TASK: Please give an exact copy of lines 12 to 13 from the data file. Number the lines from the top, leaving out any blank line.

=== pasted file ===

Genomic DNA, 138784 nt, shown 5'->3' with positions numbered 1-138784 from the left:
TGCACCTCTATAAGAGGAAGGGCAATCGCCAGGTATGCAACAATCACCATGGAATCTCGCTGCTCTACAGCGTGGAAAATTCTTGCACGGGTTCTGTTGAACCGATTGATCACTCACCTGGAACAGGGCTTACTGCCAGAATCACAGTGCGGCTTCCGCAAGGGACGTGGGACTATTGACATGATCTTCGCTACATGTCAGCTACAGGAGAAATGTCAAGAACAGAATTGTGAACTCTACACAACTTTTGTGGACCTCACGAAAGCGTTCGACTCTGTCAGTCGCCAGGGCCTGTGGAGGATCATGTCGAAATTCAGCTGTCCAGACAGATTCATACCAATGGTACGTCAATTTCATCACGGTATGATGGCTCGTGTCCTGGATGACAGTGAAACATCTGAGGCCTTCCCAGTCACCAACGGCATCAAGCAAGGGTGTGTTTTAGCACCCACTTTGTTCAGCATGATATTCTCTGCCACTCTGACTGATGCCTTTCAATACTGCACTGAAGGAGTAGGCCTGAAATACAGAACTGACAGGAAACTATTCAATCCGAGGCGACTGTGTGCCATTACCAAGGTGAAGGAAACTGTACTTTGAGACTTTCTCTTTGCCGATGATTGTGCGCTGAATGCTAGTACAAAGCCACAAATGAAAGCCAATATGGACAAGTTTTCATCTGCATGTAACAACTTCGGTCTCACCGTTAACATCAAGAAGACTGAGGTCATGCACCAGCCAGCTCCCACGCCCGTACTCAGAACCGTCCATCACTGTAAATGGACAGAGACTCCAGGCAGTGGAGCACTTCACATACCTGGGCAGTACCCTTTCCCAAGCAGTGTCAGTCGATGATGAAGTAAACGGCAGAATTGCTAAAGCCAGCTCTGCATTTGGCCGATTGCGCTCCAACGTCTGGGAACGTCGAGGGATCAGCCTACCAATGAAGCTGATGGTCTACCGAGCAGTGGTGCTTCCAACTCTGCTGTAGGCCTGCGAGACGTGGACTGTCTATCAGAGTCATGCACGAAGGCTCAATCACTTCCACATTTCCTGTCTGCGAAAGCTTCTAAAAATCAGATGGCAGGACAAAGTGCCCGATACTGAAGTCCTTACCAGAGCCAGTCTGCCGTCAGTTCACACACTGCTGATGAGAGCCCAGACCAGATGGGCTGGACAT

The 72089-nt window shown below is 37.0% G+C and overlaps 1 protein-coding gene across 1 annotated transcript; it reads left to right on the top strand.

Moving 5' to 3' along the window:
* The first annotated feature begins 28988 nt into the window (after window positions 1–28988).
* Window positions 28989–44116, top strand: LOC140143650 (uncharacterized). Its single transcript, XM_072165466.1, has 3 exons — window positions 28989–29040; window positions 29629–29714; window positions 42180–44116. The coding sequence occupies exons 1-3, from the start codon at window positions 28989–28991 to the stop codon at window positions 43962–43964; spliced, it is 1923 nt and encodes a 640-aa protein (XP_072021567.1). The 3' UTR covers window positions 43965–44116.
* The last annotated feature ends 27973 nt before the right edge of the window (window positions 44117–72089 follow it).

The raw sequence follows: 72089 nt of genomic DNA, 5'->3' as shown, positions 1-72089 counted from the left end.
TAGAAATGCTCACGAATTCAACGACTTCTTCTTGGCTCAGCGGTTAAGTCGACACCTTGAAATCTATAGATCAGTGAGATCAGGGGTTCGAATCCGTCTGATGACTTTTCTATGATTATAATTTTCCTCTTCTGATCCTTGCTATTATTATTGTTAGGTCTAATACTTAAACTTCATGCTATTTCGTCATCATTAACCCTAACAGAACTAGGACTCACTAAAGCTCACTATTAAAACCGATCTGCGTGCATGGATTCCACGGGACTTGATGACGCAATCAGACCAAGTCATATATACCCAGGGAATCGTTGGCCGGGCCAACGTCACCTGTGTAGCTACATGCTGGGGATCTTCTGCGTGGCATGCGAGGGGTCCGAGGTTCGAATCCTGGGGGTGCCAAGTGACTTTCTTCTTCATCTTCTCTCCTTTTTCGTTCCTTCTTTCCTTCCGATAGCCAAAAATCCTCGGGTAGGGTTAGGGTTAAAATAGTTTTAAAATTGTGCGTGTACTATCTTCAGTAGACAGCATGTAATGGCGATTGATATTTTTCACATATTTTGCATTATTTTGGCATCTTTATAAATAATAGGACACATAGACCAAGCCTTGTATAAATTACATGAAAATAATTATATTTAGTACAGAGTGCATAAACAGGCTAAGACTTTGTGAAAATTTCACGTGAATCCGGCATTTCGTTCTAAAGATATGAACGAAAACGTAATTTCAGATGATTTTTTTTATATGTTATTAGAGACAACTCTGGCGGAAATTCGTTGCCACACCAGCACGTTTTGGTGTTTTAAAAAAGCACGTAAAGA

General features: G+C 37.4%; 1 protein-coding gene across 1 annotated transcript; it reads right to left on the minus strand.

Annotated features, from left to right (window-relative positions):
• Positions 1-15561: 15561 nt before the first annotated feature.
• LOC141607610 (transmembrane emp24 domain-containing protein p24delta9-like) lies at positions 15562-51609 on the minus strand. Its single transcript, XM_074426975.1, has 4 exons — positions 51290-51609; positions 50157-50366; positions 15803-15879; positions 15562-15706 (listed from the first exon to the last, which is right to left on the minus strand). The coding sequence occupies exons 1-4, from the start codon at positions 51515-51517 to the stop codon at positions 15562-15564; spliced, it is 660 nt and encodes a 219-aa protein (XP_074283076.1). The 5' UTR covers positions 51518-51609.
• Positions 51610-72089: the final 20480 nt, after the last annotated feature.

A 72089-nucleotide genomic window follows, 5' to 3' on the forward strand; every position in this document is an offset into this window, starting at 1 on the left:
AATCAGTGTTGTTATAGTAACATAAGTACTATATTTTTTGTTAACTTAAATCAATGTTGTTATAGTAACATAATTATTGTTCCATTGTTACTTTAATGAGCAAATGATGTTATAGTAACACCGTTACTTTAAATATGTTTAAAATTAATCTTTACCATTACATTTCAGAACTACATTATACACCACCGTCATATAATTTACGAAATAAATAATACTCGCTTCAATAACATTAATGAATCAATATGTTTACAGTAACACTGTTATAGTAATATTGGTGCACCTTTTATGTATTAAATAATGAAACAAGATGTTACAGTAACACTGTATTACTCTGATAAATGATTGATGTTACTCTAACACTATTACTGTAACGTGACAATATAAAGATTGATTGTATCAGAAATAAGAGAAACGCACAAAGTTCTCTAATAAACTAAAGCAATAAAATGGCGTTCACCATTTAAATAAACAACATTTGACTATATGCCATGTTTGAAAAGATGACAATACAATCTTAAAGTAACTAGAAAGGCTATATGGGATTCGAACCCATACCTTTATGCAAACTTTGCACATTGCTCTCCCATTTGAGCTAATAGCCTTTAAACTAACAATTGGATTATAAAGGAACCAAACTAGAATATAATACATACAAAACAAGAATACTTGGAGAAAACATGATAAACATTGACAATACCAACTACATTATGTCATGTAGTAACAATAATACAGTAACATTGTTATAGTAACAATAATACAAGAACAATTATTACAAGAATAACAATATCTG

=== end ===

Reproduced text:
• Positions 1-15561: 15561 nt before the first annotated feature.
• LOC141607610 (transmembrane emp24 domain-containing protein p24delta9-like) lies at positions 15562-51609 on the minus strand. Its single transcript, XM_074426975.1, has 4 exons — positions 51290-51609; positions 50157-50366; positions 15803-15879; positions 15562-15706 (listed from the first exon to the last, which is right to left on the minus strand). The coding sequence occupies exons 1-4, from the start codon at positions 51515-51517 to the stop codon at positions 15562-15564; spliced, it is 660 nt and encodes a 219-aa protein (XP_074283076.1). The 5' UTR covers positions 51518-51609.